The supervision of Professional Conduct and Attitudes and Skills is a complex, subtle and constant process which requires that the teacher observe students closely, watching for general appearance, facial expressions, body posture and other physical manifestations and listening to the words, inflections and tones used in speech. Supervision of these manifestations should be practiced in interactions between students and teachers, patients/family, colleagues, allied health personnel and others.

    It will be helpful for teachers and students if teachers, while supervising Professional Conduct and Attitudes and Skills, intervene regarding specific student performances as opposed to an expression of the teacher's feelings. Behaviors are of course open to interpretation as are feelings. However, teachers may wish to define, as specifically possible behaviors upon which their feelings are based. There are two main reasons for doing this. First, it may give teachers insight into their own areas of potential bias while identifying the reasons for their feelings. Second, it enables teachers to intervene in ways which are aimed at the student's performance rather than the student's character.

    The supervision of clinical skills is perhaps the most important responsibility of the clinical teacher. This teaching method is time-consuming but essential in order to perfect the students' skills in this area. Ideally, during the core clerkship each student should be supervised at least once while practicing all of the clinical skills on a newborn, a school-aged child and an adolescent. Teachers have spent little time traditionally in supervising students obtaining histories and performing physical examinations. Yet these are critical skills which are major parts of the foundation of the practice of medicine, and time must be devoted to their supervision. The supervision of students' presentations is a common practice, occurring on the wards and in the clinics at most schools. With regard to this clinical skill we recommend that teachers supervise both the content and the process of the student's performance. That is, the teacher may wish to intervene to discuss the organization and flow of the information as well as its completeness and accuracy.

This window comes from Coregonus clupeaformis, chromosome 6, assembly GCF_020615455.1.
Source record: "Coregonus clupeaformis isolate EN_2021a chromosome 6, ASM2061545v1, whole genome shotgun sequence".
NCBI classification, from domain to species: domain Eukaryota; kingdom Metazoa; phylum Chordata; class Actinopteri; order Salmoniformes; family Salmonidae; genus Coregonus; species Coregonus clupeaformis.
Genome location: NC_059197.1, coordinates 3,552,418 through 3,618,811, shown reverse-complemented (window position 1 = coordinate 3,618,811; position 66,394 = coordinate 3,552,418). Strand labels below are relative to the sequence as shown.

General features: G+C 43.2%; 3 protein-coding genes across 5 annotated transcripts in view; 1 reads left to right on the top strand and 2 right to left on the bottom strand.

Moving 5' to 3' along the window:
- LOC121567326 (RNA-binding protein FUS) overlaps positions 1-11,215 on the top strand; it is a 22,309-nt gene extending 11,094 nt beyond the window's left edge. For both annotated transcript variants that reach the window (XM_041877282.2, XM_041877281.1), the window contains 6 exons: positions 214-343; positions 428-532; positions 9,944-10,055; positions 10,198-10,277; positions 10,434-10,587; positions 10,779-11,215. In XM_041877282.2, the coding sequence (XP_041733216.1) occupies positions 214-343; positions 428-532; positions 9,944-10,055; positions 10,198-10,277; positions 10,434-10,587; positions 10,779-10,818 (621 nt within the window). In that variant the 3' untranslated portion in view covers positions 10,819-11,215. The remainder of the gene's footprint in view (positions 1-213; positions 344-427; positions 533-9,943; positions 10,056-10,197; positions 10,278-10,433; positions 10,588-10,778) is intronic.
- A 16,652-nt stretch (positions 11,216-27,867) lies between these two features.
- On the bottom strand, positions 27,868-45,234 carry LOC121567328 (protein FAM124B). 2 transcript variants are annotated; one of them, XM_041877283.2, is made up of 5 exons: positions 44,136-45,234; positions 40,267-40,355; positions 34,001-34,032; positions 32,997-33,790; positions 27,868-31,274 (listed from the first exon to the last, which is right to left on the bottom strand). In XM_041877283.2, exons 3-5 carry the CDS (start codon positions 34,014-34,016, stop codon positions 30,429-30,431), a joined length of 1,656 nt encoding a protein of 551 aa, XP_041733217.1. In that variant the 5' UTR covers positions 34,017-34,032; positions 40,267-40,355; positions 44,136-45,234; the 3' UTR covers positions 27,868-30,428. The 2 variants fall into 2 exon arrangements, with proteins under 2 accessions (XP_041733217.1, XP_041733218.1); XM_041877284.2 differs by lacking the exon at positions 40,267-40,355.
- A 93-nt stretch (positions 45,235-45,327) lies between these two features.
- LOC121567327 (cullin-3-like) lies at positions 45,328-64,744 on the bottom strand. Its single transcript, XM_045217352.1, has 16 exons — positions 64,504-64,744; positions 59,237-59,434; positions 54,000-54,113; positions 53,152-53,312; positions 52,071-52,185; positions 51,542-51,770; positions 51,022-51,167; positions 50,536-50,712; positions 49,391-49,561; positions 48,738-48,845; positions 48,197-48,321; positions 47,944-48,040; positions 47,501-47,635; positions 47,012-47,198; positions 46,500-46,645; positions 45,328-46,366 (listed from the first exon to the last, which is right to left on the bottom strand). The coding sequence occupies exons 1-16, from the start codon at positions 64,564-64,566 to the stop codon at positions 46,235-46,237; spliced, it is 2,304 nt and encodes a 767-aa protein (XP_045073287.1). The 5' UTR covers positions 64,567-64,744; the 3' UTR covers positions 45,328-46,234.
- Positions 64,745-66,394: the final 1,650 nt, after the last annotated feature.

Teachers supervise cognitive skills by asking students to explain their thought process verbally. "Thinking out loud" is a valuable practice for students, more especially when this is done in the presence of a teacher who may intervene and provide guidance. Interventions may be made for several reasons including the following:

    • The student's thinking:
      • is based on cognitive material which is incorrect
      • includes assumptions which are not appropriate or reasonable
      • includes non sequiturs which lead to faculty conclusions
      • identifies clinical problems which are of minor importance, while excluding more important problems

  8. Feedback and evaluation:
  9. Feedback:

    Feedback is the process of providing students with information about their performance. The rationale for providing feedback is to improve performance of the student. Feedback may be reinforcing (positive) or constructive (negative) but in practice most teachers find themselves to be most effective when they use some of each. Studies have shown that students are more accepting of constructive feedback if it is preceded by some of the reinforcing type. There are levels of feedback and they may be divided as follows:

    • Minimal feedback is provided through facial expressions, (smiles, grimaces), body language (nods or shakes of the head, averting the eyes, etc.) and short expressions ("Good", "I don't agree with you there", etc.).
    • Intermediate feedback provides a reason for the teacher's reinforcing or constructive comments. The following are examples of intermediate feedback:
      • your presentation was good because of the logic and order which organized the necessary facts.